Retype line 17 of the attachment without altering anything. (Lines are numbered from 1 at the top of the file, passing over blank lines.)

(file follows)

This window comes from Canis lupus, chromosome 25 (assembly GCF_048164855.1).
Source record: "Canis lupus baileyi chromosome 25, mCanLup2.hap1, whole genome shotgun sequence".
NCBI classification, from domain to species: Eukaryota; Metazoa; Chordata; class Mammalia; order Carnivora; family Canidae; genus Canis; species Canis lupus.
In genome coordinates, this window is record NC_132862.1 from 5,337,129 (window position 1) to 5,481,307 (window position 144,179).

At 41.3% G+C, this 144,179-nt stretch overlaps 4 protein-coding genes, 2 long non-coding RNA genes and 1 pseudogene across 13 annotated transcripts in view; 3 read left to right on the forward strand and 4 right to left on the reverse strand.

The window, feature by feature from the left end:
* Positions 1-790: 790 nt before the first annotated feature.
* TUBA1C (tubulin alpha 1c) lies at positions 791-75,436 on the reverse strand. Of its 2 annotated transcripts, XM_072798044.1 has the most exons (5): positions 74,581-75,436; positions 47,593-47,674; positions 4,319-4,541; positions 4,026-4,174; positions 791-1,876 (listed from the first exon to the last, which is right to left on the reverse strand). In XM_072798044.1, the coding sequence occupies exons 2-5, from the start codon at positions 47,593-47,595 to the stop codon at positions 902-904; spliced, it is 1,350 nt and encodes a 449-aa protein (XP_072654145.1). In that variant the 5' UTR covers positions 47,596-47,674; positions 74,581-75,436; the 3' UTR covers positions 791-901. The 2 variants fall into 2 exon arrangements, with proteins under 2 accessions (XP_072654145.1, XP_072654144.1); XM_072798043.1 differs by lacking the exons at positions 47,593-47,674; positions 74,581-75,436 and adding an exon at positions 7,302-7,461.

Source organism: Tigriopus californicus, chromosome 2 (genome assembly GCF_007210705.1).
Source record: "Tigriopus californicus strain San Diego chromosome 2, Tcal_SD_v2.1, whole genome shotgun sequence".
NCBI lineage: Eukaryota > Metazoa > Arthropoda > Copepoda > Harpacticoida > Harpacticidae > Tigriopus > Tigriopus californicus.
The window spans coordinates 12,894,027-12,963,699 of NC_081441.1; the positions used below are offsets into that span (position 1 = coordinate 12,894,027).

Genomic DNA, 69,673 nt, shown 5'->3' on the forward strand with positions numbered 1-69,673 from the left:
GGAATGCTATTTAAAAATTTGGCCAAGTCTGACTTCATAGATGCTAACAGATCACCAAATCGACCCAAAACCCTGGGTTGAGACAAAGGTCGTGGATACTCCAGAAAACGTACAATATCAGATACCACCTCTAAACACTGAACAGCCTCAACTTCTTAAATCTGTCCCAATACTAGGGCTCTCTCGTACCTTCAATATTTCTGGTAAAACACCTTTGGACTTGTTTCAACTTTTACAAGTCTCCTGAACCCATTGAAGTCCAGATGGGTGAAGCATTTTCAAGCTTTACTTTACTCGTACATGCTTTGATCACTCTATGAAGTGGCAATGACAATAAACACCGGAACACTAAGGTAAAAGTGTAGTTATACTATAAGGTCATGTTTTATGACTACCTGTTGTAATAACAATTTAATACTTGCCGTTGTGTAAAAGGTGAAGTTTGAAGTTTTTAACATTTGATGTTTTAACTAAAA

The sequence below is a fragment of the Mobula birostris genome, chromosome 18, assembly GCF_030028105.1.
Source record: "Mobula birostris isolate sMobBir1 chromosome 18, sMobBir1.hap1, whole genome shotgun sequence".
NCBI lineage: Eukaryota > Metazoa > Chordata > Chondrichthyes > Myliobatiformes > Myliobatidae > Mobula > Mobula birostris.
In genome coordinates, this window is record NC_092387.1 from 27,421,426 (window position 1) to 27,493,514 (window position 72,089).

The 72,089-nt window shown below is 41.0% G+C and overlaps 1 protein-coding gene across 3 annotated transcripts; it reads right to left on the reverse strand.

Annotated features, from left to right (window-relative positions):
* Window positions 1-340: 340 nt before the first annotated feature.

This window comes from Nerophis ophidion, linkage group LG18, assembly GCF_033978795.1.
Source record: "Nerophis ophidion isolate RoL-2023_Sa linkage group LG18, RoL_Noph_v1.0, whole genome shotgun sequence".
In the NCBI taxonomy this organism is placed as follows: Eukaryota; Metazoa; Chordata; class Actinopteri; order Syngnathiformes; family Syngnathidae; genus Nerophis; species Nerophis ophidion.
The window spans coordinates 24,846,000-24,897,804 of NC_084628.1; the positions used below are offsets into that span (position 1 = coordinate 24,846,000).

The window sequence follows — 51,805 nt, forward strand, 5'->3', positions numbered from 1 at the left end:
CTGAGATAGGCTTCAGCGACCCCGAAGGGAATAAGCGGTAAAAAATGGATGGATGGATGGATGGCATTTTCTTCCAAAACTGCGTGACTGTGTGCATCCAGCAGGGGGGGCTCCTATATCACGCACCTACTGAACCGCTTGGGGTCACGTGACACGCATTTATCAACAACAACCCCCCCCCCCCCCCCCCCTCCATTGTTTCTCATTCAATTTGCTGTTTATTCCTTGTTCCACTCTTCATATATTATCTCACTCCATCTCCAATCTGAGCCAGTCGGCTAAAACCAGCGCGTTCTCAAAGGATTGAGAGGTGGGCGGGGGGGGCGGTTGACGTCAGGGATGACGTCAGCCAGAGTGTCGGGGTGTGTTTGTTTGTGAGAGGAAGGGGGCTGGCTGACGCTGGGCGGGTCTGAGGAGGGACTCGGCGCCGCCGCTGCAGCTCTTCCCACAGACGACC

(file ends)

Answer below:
NCBI lineage: Eukaryota > Metazoa > Chordata > Chondrichthyes > Myliobatiformes > Myliobatidae > Mobula > Mobula birostris.